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Simpler Tax for Small Business



The Government has announced a package of measures that will make it easier for small businesses to meet their tax obligations.

There are up to two million Australian small businesses, around 95 per cent of all Australian businesses, and the Government is committed to helping them by reducing red tape and compliance costs.

From 1 July 2007, businesses with annual turnover of less than $75,000 will no longer be required to register for GST. The GST registration threshold for non-profit bodies will be increased to $150,000. This means that both thresholds will be higher in real terms than when the GST was introduced in July 2000.

Increasing the GST threshold is one of a range of Government initiatives in response to the Banks Taskforce report Rethinking Regulation: Report of the Taskforce on Reducing Regulatory Burdens on Business. As a result of the new arrangements, more small businesses and non‑profit bodies can choose whether to register for GST. If they do register, they will have the option of remitting GST only once a year.

Effective from 1 July 2008, the Government will allow these taxpayers to pay their pay as you go (PAYG) instalments on an annual basis. The other existing eligibility tests for paying annual PAYG instalments will be maintained.

By aligning the PAYG instalments with the annual GST arrangements, eligible businesses will be able to lodge only one Activity Statement per year, reducing their compliance costs.

The Government will be introducing legislation, flowing from announcements last year, which, from 1 July 2007, will standardise the eligibility criteria for accessing the small business concessions for GST, the Simplified Tax System, capital gains tax, fringe benefits tax and PAYG instalments. Small businesses will only have to apply one eligibility test relating to the size of the business to access this range of small business concessions. Any business with turnover of less than $2 million will be able to access any of these concessions, subject to their usual terms.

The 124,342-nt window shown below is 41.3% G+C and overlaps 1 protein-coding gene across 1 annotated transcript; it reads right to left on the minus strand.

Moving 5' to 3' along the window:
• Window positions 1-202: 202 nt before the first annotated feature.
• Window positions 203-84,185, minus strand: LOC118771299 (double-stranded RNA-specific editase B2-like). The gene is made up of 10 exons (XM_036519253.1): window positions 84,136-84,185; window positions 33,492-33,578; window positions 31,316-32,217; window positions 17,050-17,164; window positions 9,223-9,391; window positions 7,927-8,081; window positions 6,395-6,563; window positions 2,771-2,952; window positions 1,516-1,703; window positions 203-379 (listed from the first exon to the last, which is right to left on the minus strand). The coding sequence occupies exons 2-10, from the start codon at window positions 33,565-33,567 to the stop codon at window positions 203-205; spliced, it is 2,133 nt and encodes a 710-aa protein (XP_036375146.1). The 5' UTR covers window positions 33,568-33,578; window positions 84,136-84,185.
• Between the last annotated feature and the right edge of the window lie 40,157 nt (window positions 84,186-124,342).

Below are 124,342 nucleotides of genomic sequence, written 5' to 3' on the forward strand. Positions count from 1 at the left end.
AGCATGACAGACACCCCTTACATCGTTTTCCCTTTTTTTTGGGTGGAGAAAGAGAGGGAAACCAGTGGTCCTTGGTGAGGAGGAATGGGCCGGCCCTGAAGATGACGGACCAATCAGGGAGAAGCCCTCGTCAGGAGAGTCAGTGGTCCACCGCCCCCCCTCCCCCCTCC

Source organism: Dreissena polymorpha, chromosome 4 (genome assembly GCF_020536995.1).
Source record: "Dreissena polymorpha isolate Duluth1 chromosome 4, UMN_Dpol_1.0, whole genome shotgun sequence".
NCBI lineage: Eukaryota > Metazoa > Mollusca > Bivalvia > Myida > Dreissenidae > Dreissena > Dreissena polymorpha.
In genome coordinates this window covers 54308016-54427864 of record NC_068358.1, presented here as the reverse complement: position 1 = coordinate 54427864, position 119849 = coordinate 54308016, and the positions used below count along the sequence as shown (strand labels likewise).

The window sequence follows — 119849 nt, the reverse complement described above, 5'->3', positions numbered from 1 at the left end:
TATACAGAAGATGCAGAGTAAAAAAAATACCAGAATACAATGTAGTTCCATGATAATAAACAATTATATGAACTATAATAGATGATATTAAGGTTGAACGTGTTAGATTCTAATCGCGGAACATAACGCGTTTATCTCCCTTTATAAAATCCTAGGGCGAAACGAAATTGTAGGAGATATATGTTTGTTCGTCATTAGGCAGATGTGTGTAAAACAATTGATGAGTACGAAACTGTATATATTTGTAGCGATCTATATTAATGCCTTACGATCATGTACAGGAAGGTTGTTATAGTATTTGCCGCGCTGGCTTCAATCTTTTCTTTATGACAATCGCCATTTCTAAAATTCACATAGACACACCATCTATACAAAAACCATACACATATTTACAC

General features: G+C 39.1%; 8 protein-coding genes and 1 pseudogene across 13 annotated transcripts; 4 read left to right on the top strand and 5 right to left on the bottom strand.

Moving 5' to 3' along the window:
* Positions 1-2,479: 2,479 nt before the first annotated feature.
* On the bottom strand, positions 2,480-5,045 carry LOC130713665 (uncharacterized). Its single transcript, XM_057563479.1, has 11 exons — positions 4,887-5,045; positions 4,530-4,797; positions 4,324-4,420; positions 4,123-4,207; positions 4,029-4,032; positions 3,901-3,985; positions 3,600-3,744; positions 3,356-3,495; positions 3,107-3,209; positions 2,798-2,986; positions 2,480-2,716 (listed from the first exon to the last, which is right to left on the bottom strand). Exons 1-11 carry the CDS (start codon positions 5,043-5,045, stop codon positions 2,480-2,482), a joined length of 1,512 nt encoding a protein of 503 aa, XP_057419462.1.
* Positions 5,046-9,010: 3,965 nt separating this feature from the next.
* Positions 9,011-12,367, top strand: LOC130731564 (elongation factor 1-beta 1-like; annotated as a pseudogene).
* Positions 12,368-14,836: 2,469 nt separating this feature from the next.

The Government will allow more simplified accounting methods for small businesses. This will give more small businesses the option of using a simplified method to calculate their GST obligations if it suits their requirements. From 1 July 2007, any small business that makes mixed (taxable and GST-free) supplies or mixed purchases will be able to approach the Australian Tax Office (ATO) to discuss the development of a simplified accounting method for their use.

From 1 July 2007, purchases by businesses valued at $75 or less (not including GST) will no longer require an approved tax invoice to claim an input tax credit. The current threshold is $50. For purchases of $75 or less business will be able to rely on the same record keeping for GST and income tax purposes. This will reduce compliance costs and be of particular benefit to small businesses.

From next year, small businesses with excise obligations will be able to settle these on a monthly, rather than weekly, basis.

Those who are just starting out in business may be unfamiliar with GST, record keeping obligations and the information necessary to complete the Business Activity Statement. The Government will spend $40 million over four years to provide more face to face and telephone tax assistance to new businesses, particularly those who prepare their own Business Activity Statement. Often the pressure of getting their business up and running means that they are not able to devote sufficient time to tax matters. The New Business Intensive Assistance Programme will help them get on the right track by providing individually focused advice and assistance, for example in registering for the ATO’s business portal, establishing an effective GST record keeping system and assisting them with electronic reporting obligations such as PAYG withholding.

The Government will be seeking the unanimous agreement of the States and Territories to the GST changes.


8 May 2007

Media Contact: David Gazard: 02 6277 7340